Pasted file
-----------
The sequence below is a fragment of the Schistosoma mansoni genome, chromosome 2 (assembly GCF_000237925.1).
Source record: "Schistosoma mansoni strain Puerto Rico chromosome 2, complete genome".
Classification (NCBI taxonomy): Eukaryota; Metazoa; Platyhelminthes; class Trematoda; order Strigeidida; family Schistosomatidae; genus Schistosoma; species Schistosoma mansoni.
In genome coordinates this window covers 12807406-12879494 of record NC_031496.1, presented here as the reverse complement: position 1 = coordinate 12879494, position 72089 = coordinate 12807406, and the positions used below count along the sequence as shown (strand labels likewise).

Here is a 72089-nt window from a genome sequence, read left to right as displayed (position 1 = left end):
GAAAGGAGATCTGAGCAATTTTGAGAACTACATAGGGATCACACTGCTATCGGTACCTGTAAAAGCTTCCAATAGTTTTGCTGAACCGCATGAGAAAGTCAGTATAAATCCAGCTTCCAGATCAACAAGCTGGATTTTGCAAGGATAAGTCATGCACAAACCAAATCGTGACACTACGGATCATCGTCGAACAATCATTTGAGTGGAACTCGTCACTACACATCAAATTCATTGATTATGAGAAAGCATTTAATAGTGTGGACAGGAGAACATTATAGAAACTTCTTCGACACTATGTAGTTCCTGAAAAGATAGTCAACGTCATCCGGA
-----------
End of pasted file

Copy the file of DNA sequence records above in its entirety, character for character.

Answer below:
The sequence below is a fragment of the Schistosoma mansoni genome, chromosome 2 (assembly GCF_000237925.1).
Source record: "Schistosoma mansoni strain Puerto Rico chromosome 2, complete genome".
Classification (NCBI taxonomy): Eukaryota; Metazoa; Platyhelminthes; class Trematoda; order Strigeidida; family Schistosomatidae; genus Schistosoma; species Schistosoma mansoni.
In genome coordinates this window covers 12807406-12879494 of record NC_031496.1, presented here as the reverse complement: position 1 = coordinate 12879494, position 72089 = coordinate 12807406, and the positions used below count along the sequence as shown (strand labels likewise).

Here is a 72089-nt window from a genome sequence, read left to right as displayed (position 1 = left end):
GAAAGGAGATCTGAGCAATTTTGAGAACTACATAGGGATCACACTGCTATCGGTACCTGTAAAAGCTTCCAATAGTTTTGCTGAACCGCATGAGAAAGTCAGTATAAATCCAGCTTCCAGATCAACAAGCTGGATTTTGCAAGGATAAGTCATGCACAAACCAAATCGTGACACTACGGATCATCGTCGAACAATCATTTGAGTGGAACTCGTCACTACACATCAAATTCATTGATTATGAGAAAGCATTTAATAGTGTGGACAGGAGAACATTATAGAAACTTCTTCGACACTATGTAGTTCCTGAAAAGATAGTCAACGTCATCCGGA